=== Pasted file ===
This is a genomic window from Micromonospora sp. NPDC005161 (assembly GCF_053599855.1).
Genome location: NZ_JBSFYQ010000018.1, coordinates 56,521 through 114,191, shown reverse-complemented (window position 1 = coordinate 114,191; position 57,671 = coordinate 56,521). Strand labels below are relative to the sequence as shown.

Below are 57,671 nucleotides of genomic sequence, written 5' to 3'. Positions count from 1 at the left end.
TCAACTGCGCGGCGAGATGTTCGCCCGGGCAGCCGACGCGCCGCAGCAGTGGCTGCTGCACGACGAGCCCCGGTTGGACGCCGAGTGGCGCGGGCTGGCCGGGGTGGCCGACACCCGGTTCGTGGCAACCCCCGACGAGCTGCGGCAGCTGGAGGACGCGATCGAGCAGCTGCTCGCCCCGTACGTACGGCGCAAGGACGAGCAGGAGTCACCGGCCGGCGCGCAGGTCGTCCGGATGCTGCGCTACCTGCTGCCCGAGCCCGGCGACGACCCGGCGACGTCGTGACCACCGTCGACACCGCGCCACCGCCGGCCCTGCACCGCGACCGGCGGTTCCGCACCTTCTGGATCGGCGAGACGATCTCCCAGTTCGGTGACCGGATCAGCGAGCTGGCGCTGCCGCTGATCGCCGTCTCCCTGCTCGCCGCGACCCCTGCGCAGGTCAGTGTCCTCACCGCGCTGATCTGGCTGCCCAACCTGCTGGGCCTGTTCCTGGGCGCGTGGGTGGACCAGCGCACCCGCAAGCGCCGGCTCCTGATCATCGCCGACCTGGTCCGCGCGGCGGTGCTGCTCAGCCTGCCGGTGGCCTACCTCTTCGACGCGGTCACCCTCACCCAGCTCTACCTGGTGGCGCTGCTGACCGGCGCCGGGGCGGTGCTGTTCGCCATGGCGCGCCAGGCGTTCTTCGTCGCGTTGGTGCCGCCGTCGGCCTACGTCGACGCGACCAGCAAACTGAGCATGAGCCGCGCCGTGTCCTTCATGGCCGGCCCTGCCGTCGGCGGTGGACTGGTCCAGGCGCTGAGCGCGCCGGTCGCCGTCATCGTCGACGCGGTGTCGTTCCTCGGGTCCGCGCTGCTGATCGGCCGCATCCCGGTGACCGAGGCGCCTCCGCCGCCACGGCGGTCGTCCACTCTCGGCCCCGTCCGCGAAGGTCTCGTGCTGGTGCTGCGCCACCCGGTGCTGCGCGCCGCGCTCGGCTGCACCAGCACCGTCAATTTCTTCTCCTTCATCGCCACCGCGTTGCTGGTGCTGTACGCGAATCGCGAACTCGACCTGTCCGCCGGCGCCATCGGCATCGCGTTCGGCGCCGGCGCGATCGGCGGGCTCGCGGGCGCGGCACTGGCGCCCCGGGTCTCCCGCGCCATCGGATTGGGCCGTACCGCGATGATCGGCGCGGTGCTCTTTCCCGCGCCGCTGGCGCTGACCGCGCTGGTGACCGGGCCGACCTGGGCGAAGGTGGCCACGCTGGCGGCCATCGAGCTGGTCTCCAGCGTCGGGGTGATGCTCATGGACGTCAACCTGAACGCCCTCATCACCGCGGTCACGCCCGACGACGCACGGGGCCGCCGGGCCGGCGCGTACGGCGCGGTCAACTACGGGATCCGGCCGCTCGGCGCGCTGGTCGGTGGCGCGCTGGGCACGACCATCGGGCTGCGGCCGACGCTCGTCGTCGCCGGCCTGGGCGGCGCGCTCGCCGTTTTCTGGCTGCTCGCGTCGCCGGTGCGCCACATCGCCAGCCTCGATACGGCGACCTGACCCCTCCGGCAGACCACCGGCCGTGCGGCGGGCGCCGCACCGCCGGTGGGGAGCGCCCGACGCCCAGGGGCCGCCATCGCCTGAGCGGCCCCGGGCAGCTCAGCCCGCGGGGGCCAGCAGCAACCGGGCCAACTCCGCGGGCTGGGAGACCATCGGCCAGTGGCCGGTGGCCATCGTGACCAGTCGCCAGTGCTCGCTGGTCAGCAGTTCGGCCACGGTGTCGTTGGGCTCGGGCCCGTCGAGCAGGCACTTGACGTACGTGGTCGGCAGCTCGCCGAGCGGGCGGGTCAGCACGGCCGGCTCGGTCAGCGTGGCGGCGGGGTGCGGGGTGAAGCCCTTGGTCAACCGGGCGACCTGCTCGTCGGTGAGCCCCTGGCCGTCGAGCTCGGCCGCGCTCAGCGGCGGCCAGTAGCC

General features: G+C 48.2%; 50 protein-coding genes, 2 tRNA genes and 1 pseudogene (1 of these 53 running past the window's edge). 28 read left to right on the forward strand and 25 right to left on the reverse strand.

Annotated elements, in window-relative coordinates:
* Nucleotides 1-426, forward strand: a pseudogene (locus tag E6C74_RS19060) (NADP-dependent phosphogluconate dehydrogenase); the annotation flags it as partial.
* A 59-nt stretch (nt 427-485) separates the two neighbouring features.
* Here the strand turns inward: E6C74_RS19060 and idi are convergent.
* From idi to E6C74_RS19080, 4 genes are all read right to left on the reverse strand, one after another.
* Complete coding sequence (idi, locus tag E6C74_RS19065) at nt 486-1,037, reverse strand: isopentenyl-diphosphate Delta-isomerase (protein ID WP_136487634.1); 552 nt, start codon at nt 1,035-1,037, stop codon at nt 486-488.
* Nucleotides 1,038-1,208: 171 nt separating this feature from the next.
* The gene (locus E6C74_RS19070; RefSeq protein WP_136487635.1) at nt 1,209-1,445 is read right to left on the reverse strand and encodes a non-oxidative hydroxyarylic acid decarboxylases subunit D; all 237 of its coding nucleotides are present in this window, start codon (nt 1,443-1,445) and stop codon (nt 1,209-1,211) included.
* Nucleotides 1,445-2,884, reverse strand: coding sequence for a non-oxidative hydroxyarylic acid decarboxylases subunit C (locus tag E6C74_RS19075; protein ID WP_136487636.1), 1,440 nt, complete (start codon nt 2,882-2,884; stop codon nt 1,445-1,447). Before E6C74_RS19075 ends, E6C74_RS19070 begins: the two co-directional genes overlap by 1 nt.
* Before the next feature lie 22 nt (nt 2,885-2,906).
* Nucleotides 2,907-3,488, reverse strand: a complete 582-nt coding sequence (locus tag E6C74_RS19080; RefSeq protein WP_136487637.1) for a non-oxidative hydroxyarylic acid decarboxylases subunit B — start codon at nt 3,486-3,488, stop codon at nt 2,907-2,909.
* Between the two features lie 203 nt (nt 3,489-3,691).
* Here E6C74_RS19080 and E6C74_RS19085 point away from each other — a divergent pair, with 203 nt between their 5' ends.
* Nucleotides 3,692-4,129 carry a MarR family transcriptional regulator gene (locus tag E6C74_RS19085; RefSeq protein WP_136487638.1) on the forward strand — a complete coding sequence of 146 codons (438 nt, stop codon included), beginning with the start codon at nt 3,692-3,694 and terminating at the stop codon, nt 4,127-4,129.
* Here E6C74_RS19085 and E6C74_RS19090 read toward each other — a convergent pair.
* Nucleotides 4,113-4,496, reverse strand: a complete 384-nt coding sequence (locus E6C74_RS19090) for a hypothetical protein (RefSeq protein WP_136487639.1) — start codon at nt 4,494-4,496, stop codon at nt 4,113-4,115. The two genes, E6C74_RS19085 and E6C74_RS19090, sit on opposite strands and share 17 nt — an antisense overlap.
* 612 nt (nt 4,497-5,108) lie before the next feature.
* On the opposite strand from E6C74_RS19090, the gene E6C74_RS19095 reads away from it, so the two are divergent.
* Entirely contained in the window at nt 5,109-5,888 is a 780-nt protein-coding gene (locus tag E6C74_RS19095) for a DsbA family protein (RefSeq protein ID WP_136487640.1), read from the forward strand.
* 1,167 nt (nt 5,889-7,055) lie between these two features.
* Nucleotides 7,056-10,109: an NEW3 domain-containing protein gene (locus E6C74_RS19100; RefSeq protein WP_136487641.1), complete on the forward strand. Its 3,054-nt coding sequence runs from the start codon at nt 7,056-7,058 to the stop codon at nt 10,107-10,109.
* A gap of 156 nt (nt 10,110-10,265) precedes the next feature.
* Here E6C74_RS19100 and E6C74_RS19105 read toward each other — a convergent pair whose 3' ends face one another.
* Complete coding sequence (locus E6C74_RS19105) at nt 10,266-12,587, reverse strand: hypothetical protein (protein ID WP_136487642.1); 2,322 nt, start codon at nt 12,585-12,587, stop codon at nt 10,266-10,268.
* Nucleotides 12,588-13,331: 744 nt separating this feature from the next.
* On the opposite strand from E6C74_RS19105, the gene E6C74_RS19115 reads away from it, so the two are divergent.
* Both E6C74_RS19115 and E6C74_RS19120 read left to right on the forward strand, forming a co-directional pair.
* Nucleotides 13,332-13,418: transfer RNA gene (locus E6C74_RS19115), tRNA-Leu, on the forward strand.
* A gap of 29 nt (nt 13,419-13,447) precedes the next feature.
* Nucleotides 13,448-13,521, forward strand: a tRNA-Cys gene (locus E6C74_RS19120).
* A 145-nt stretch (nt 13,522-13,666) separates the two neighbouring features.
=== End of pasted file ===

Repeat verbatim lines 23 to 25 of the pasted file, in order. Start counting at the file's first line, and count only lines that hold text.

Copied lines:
* On the opposite strand from E6C74_RS19090, the gene E6C74_RS19095 reads away from it, so the two are divergent.
* Entirely contained in the window at nt 5,109-5,888 is a 780-nt protein-coding gene (locus tag E6C74_RS19095) for a DsbA family protein (RefSeq protein ID WP_136487640.1), read from the forward strand.
* 1,167 nt (nt 5,889-7,055) lie between these two features.